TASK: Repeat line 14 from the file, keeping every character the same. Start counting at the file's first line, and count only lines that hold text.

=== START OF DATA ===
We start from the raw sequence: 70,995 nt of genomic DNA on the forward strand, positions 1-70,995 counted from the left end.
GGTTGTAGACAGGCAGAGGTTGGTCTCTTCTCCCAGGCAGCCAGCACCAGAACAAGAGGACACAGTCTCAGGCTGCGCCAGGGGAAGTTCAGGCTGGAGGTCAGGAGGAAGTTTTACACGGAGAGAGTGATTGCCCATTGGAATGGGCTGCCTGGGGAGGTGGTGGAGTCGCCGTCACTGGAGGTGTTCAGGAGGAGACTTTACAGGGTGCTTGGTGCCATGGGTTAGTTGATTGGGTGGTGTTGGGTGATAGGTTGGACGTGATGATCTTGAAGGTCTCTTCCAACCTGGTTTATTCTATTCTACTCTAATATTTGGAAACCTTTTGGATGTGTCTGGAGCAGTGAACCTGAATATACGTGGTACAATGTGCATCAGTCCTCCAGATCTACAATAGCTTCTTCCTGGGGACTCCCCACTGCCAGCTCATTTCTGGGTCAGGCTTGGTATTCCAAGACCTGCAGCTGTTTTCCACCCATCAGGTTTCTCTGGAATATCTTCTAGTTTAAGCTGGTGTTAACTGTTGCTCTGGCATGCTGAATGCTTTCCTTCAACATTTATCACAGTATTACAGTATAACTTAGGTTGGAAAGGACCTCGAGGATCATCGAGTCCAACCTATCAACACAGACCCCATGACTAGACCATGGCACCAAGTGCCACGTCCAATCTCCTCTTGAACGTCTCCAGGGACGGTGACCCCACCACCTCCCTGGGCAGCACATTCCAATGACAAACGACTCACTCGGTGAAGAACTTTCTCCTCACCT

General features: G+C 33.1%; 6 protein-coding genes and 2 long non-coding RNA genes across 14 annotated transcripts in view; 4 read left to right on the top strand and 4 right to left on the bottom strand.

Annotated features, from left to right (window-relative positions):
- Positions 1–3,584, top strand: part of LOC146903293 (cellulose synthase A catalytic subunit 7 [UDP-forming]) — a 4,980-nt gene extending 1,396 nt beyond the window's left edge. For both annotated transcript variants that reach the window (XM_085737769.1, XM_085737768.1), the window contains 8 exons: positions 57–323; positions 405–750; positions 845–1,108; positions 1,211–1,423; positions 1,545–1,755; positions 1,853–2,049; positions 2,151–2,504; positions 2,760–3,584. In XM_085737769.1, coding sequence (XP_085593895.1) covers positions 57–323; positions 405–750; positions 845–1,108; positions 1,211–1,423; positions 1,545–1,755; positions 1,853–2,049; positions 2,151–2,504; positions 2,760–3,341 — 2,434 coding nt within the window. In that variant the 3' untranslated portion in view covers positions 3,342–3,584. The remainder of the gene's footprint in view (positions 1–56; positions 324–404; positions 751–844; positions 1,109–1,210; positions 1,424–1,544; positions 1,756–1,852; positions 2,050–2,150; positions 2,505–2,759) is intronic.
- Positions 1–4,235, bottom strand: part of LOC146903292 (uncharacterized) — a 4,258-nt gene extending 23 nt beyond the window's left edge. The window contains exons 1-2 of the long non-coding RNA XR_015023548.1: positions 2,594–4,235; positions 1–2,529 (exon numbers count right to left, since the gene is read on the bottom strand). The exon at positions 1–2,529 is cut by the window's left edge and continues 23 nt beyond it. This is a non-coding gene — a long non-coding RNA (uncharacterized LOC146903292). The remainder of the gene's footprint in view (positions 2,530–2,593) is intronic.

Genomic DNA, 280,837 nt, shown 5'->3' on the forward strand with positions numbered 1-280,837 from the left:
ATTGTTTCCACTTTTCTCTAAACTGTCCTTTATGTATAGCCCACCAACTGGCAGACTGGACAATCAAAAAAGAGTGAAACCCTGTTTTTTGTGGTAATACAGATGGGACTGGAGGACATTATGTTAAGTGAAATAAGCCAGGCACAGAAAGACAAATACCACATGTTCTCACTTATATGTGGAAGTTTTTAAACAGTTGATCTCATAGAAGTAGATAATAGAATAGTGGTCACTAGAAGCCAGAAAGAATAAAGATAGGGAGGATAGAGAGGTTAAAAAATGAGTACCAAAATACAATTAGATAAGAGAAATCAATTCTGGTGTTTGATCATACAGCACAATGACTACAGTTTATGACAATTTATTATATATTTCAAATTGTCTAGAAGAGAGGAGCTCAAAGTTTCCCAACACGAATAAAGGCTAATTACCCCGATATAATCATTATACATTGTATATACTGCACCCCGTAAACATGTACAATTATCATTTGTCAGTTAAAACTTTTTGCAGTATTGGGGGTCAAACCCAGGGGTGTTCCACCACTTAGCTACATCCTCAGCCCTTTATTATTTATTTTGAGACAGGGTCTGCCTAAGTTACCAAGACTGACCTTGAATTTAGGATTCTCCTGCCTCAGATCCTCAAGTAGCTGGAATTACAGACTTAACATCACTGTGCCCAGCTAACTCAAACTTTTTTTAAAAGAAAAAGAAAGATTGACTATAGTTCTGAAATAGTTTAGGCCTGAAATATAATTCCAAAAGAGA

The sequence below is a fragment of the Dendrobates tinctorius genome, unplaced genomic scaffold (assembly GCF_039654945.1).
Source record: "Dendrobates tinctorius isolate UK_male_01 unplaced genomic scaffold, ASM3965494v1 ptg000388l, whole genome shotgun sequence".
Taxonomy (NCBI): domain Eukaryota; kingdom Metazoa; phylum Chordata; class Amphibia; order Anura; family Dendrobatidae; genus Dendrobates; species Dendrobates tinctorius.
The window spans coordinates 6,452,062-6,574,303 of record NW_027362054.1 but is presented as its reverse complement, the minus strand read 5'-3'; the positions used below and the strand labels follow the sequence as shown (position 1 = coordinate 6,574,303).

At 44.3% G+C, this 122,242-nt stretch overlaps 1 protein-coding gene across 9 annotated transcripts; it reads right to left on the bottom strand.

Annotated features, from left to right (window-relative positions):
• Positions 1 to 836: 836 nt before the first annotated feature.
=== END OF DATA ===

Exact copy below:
Annotated features, from left to right (window-relative positions):